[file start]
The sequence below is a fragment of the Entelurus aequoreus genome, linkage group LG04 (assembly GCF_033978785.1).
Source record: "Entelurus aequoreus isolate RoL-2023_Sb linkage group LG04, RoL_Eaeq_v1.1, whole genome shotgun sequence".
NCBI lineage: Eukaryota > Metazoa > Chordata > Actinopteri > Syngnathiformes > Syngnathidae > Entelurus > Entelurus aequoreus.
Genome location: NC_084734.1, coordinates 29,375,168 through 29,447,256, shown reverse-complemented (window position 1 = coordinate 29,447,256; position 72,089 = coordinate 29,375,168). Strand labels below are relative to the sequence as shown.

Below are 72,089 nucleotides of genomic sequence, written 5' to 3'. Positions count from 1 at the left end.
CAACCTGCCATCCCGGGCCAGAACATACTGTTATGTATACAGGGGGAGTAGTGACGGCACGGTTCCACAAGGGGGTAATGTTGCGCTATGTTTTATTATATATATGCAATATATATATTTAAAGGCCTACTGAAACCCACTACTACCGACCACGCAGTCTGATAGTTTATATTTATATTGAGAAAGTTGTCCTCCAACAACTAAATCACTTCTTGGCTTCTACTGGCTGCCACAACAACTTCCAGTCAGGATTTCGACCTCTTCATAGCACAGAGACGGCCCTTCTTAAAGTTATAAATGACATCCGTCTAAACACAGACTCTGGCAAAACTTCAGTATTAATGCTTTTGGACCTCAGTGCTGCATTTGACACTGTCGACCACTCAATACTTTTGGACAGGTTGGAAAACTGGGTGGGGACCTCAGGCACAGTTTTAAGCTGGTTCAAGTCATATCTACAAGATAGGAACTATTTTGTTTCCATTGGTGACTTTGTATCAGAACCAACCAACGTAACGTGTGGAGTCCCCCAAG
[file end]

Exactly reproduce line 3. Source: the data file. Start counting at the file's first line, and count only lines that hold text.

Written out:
NCBI lineage: Eukaryota > Metazoa > Chordata > Actinopteri > Syngnathiformes > Syngnathidae > Entelurus > Entelurus aequoreus.